Beneath the bottom bezel of the screen, there’s a directional joystick for quick and easy navigation through the OSD (On-Screen Display) menu.

Useful gaming features include Black Equalizer (improves visibility in dark scenes), crosshair overlays, on-screen timers and various picture presets, including three custom profiles.

Besides the standard image adjustments (brightness, contrast, color temperature, etc.), you also get aspect ratio control (full, 16:9 and 4:3), sharpness, gamma (off, 1.8, 2.0, 2.2, 2.4), hue/saturation and auto input detection.

The backlight of the monitor is flicker-free (unless MPRT is enabled) and there’s a low-blue light filter.

Design & Connectivity

Pixio PX248 Review

The stand of the monitor is fairly sturdy, but it’s tilt-only by -5°/15°. The screen has 100x100mm VESA mount compatibility and a matte anti-glare coating that prevents reflections.

Connectivity options include DisplayPort 1.2, HDMI 2.0 (144Hz), HDMI 1.4 (120Hz), a headphone jack, dual 2W built-in speakers and a USB port for service only.

The 1080p 120Hz mode is supported on both the PS5 and compatible Xbox consoles, but VRR only works on Xbox via AMD FreeSync.

Price & Similar Monitors

The Pixio PX248 Prime goes for $120, which makes it one of the most affordable 24″ 1080p high refresh rate IPS gaming monitors.

There are a few different versions of this monitor. We’ve highlighted the main differences in the table below.

 Pixio PX248
Pixio PX248
Prime S
Pixio PX248
Prime Advanced
Pixio PX248 Pro
Refresh Rate144Hz165Hz144Hz165Hz
Response Time4ms (GtG)4ms (GtG)1ms (GtG)1ms (GtG)
sRGB Gamut Volume103% sRGB113% sRGB119% sRGB134% sRGB

We recommend getting the Pixio PX248 Pro model since it has the widest color gamut, the fastest pixel response time speed and the sturdiest stand.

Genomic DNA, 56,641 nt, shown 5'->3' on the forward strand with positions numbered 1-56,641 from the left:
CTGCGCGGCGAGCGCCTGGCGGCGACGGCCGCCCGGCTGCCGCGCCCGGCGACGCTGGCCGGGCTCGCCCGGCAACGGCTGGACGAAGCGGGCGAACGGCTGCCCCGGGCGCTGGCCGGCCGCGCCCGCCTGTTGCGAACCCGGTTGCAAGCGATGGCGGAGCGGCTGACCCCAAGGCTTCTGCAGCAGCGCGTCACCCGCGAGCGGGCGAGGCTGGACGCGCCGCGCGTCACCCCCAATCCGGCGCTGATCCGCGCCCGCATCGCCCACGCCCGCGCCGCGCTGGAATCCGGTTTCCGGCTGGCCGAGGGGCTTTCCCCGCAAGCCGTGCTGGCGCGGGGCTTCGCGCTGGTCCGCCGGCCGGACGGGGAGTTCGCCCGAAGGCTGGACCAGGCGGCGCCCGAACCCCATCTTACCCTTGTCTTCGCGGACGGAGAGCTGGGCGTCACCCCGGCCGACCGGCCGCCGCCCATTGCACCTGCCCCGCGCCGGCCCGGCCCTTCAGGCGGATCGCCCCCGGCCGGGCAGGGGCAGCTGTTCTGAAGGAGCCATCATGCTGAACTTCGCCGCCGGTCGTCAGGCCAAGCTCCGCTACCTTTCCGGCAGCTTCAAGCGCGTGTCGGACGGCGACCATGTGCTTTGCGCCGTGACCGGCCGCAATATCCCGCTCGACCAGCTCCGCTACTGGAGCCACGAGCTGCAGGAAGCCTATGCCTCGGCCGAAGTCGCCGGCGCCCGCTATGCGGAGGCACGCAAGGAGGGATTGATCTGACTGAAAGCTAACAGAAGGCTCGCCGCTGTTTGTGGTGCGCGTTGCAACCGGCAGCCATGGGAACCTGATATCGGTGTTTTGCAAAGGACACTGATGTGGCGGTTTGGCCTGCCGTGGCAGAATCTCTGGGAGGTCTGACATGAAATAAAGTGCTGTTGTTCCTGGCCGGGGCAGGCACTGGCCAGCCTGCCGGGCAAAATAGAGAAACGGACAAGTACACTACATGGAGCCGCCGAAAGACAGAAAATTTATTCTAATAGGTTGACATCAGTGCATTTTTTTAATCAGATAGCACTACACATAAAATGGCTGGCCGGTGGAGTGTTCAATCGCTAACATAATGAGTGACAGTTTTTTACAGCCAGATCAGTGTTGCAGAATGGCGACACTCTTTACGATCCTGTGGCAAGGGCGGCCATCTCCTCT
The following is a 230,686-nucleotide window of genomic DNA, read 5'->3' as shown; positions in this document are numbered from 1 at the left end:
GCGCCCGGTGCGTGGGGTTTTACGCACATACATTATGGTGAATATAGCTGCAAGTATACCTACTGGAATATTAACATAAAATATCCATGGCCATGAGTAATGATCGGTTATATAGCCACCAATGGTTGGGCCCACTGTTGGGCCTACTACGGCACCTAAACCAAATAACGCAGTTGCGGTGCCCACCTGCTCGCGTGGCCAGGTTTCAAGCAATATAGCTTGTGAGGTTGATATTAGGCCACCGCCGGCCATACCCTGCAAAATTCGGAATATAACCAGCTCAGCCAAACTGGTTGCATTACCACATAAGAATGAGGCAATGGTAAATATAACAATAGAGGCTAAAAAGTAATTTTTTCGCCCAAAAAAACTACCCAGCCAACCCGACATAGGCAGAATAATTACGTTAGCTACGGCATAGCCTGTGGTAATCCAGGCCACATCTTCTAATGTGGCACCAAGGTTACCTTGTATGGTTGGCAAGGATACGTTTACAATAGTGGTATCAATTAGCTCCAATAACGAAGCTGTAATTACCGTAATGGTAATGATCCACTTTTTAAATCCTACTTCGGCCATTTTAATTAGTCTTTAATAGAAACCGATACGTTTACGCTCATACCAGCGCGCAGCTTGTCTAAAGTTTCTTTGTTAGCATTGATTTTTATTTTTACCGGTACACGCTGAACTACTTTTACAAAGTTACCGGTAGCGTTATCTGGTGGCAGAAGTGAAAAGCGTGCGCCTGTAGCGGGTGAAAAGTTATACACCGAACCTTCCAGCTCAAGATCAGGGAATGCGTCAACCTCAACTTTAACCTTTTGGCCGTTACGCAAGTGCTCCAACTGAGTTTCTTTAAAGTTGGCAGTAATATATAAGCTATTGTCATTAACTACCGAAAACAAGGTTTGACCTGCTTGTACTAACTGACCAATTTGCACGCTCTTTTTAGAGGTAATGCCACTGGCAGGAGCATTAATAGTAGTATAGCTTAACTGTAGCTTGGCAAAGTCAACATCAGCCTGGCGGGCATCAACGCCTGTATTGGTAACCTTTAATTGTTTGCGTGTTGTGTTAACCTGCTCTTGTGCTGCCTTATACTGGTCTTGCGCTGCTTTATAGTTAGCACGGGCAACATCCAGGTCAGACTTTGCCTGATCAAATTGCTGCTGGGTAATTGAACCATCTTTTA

However, the BenQ EX240 is our top-recommended budget IPS gaming monitor. It offers an excellent design, a USB hub and integrated speakers for $140.

If you want the most affordable model, check out the KTC H24T09P, which can be found for ~$110 on sale.

To learn more about monitors and ensure you’re getting the model most suited for your personal preference, visit our comprehensive and always up-to-date best gaming monitor buyer’s guide.


All in all, the Pixio PX248 Prime is an excellent budget gaming monitor, however, we highly recommend investing $20 extra in the BenQ EX240.


Screen Size23.8-inch
Resolution1920×1080 (Full HD)
Panel TypeIPS
Aspect Ratio16:9 (Widescreen)
Refresh Rate144Hz
Response Time (GtG)4ms (GtG)
Response Time (MPRT)1ms (MPRT)
Adaptive-SyncFreeSync (48-144Hz)
PortsDisplayPort 1.2, HDMI 1.4, HDMI 2.0
Other PortsHeadphone Jack, USB (Service-only)
Brightness400 cd/m²
Contrast Ratio1000:1 (static)
Colors16.7 million (6-bit + FRC)
103% sRGB
VESAYes (100x100mm)

The Pros:

  • Wide viewing angles
  • Vivid colors
  • Plenty of features, including VRR and MBR up to 144Hz

The Cons:

  • Tilt-only stand
  • IPS glow and mediocre contrast ratio (as expected from this panel technology)

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Rob Shafer

Rob is a software engineer with a Bachelor’s degree from the University of Denver. He now works full-time managing DisplayNinja while coding his own projects on the side.